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to Crellius, the priesthood of Christ is of such a nature as is prohibited to him to administer on earth, by that law which conferred on the family of Aaron the sole right of exercising the priesthood on earth. But that law contained no prohibition inconsistent with Christ's having even on earth a metaphorical priesthood, and being a priest improperly so called. For while that law was in force, there were many such priests even on earth; and Christ himself performed the duty of such a priesthood, whenever he commended either himself or his people to God in his prayers. Since Christ, therefore, possesses such a priesthood as' by the Mosaic law could not be executed by him on earth, though he was at liberty to exercise on earth a metaphorical priesthood, it clearly follows that our Lord is a priest properly so called.

III. To the passages already cited we may add the following :* “For every bigh priest is ordained “to offer gifts and sacrifices : wherefore it is of

necessity that this man have somewhat also to 66 offer.”

But this reasoning of the apostle must appear to be altogether inconclusive, unless Christ, who is here spoken of, has a priesthood properly so called. For every priest improperly so called is always provided with somewhat to offer to God; holiness of heart, chastity of body, prayers, and thanksgivings. And this was so well known to the Hebrews that there could be no ground for the apostle to argue with them in this manner, unless he intended to attribute to Christ a priesthood properly so called.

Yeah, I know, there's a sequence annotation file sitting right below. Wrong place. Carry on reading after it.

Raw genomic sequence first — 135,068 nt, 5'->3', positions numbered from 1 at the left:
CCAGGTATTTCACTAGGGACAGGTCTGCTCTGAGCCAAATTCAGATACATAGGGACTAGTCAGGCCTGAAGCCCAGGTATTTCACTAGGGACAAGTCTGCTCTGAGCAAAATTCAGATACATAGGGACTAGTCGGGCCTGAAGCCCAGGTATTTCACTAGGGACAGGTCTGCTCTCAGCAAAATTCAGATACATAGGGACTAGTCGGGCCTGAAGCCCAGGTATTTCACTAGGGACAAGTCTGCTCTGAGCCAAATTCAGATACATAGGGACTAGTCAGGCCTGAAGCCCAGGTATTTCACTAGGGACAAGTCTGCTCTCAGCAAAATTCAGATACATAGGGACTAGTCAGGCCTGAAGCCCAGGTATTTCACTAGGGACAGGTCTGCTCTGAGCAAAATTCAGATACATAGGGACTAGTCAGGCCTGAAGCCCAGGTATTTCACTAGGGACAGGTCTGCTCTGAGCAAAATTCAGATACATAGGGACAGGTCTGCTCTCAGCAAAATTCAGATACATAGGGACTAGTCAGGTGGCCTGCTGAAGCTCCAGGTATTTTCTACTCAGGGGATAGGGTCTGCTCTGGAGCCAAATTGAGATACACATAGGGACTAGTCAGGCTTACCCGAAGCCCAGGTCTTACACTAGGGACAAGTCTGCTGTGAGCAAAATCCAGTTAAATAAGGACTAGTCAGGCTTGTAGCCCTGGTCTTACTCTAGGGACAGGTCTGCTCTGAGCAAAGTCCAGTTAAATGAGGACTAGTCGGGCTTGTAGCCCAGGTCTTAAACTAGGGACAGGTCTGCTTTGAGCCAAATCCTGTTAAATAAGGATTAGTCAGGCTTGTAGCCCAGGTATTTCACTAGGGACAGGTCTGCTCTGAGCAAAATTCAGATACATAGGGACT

IV. And since this apostle frequently gives Christ the title of high priest, he must be considered as


* Heb viii. 3.

attributing to him the office itself, and that in a true and proper sense, unless any thing can be alleged on the contrary, to shew that such an office is altogether incompatible with his character. But neither Socinus himself, nor even Crellius, who has laboured in this controversy more than all the other disciples of Socinus, has adduced any proof of such incompa

tibility. Let us briefly notice the observations which confersee thee offee Crellius makes on this subject. He says :* · You

never find these two offices, the regal and pontifical, 'plainly divided, or according to the language of the

schools, contradistinguished from each other, in the 'scriptures; but you may rather observe them comprehended as it were in each other. For the author of the epistle to the Hebrews, at the beginning of the third chapter, intending to exhibit to our view 'the dignity of Christ, which he possesses in consequence

of the office committed to him by God, and ' exhorting us to a consideration of him, mentions

only his two offices, prophetical and sacerdotal. " The former of these offices he once fulfiiled on * earth, the latter he speaks of as to be perpetually ' administered in heaven; “Wherefore, holy brethren,

partakers of the heavenly calling, consider the 'Apostle,” or Ambassador, "and High Priest of our ‘profession Christ Jesus.” These and other similar remarks of Crellius are all without foundation. For the sacred writers never comprehend, either the kingdom of Christ in his priesthood, or his priesthood in his kingdom; but always distinguish and discriminate between these really disinct offices. Nor is the apostle to the Hebrews correctly cited in support of the contrary sentiment. When he called

Contra Grot. c. X. p. 55.